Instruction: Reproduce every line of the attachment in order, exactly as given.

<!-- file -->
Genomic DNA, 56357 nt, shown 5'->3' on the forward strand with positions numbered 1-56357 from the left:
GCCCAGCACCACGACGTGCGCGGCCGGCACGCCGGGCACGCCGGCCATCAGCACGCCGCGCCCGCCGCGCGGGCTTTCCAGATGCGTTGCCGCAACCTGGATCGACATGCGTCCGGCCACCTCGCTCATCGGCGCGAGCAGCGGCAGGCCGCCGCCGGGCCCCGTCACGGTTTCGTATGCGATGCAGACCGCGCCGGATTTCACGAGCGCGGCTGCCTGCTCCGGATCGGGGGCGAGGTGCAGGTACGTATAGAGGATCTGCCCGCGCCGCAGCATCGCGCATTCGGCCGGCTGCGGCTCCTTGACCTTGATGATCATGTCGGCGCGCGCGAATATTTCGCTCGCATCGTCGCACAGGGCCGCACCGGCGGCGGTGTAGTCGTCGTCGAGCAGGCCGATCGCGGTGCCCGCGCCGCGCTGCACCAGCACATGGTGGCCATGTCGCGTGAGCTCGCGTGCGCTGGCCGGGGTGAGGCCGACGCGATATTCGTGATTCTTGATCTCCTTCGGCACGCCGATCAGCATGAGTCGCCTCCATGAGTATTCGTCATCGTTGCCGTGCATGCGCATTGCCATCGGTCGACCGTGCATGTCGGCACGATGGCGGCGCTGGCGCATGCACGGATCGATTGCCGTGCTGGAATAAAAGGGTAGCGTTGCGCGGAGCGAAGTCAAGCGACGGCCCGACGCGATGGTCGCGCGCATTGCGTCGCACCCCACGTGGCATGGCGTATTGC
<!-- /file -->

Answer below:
Genomic DNA, 56357 nt, shown 5'->3' on the forward strand with positions numbered 1-56357 from the left:
GCCCAGCACCACGACGTGCGCGGCCGGCACGCCGGGCACGCCGGCCATCAGCACGCCGCGCCCGCCGCGCGGGCTTTCCAGATGCGTTGCCGCAACCTGGATCGACATGCGTCCGGCCACCTCGCTCATCGGCGCGAGCAGCGGCAGGCCGCCGCCGGGCCCCGTCACGGTTTCGTATGCGATGCAGACCGCGCCGGATTTCACGAGCGCGGCTGCCTGCTCCGGATCGGGGGCGAGGTGCAGGTACGTATAGAGGATCTGCCCGCGCCGCAGCATCGCGCATTCGGCCGGCTGCGGCTCCTTGACCTTGATGATCATGTCGGCGCGCGCGAATATTTCGCTCGCATCGTCGCACAGGGCCGCACCGGCGGCGGTGTAGTCGTCGTCGAGCAGGCCGATCGCGGTGCCCGCGCCGCGCTGCACCAGCACATGGTGGCCATGTCGCGTGAGCTCGCGTGCGCTGGCCGGGGTGAGGCCGACGCGATATTCGTGATTCTTGATCTCCTTCGGCACGCCGATCAGCATGAGTCGCCTCCATGAGTATTCGTCATCGTTGCCGTGCATGCGCATTGCCATCGGTCGACCGTGCATGTCGGCACGATGGCGGCGCTGGCGCATGCACGGATCGATTGCCGTGCTGGAATAAAAGGGTAGCGTTGCGCGGAGCGAAGTCAAGCGACGGCCCGACGCGATGGTCGCGCGCATTGCGTCGCACCCCACGTGGCATGGCGTATTGC